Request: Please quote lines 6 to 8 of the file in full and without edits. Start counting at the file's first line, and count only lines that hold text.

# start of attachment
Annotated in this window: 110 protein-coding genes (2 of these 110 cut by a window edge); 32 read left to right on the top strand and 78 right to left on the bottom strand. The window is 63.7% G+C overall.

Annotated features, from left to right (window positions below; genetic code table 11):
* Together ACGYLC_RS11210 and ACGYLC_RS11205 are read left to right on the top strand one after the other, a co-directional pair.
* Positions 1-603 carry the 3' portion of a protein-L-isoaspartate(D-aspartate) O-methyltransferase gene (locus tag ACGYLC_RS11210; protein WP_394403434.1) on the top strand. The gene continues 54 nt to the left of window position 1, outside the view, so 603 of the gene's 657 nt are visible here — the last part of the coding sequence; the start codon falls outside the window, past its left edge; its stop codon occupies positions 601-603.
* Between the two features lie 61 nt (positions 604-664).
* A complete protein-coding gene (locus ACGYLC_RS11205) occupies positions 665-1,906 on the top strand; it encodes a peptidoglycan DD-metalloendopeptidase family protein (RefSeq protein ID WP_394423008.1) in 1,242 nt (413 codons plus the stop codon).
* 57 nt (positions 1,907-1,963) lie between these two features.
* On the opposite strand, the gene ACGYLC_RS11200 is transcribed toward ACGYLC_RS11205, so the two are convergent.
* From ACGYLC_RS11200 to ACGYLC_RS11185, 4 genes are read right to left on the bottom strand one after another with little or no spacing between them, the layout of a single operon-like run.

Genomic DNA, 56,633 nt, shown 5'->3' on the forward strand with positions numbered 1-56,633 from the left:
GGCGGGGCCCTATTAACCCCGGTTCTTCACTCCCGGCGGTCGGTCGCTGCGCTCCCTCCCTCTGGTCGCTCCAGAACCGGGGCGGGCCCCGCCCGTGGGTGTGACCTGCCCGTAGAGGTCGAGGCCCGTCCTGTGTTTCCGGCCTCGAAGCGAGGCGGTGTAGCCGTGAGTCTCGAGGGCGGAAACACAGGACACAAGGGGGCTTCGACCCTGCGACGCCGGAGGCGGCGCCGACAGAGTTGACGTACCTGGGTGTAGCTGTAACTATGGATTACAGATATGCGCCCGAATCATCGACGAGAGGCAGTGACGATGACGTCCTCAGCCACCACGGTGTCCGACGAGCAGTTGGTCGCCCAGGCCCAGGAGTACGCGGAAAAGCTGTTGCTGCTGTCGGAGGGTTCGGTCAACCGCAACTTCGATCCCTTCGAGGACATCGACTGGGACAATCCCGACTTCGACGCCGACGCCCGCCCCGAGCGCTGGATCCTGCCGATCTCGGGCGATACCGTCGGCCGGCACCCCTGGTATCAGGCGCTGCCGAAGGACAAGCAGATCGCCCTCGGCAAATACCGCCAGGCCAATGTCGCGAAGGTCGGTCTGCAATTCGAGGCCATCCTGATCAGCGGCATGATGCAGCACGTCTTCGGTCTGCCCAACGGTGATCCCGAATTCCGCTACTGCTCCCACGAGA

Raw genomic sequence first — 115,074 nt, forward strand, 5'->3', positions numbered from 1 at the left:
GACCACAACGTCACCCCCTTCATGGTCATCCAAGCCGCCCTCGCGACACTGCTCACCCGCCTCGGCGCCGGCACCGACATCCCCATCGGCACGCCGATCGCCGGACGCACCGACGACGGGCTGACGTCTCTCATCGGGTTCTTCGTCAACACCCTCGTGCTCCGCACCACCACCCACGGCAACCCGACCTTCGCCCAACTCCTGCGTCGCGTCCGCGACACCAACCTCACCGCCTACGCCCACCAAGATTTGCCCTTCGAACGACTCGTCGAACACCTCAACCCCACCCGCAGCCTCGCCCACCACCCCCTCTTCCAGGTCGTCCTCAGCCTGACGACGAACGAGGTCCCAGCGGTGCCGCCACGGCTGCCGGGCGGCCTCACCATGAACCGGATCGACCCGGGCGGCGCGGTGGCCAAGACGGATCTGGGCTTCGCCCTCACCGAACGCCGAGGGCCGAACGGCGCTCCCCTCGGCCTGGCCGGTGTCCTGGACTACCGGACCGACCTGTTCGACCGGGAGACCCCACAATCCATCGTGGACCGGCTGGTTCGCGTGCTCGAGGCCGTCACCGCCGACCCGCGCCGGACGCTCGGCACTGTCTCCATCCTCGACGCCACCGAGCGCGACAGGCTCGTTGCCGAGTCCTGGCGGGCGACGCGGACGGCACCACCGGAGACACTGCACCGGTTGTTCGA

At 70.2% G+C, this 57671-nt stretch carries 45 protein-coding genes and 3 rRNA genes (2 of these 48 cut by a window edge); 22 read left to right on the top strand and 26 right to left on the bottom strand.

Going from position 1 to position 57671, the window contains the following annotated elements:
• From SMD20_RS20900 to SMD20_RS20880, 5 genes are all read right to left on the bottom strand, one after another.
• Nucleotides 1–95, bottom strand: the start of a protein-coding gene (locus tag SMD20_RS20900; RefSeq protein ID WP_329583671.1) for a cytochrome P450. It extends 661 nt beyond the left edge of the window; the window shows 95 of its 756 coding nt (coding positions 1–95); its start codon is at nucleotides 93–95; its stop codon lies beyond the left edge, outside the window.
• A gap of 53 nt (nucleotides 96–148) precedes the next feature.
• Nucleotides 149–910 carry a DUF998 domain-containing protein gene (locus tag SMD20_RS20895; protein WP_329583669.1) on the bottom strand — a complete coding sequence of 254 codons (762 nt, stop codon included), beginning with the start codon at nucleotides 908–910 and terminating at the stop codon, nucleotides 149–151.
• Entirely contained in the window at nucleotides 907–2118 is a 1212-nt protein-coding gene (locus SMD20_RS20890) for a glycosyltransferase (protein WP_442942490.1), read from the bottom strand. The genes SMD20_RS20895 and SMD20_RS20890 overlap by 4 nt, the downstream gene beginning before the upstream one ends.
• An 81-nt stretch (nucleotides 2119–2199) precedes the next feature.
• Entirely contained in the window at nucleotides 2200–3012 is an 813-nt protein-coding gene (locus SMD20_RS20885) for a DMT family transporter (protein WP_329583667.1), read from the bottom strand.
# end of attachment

* A complete protein-coding gene (locus ACGYLC_RS11205) occupies positions 665-1,906 on the top strand; it encodes a peptidoglycan DD-metalloendopeptidase family protein (RefSeq protein ID WP_394423008.1) in 1,242 nt (413 codons plus the stop codon).
* 57 nt (positions 1,907-1,963) lie between these two features.
* On the opposite strand, the gene ACGYLC_RS11200 is transcribed toward ACGYLC_RS11205, so the two are convergent.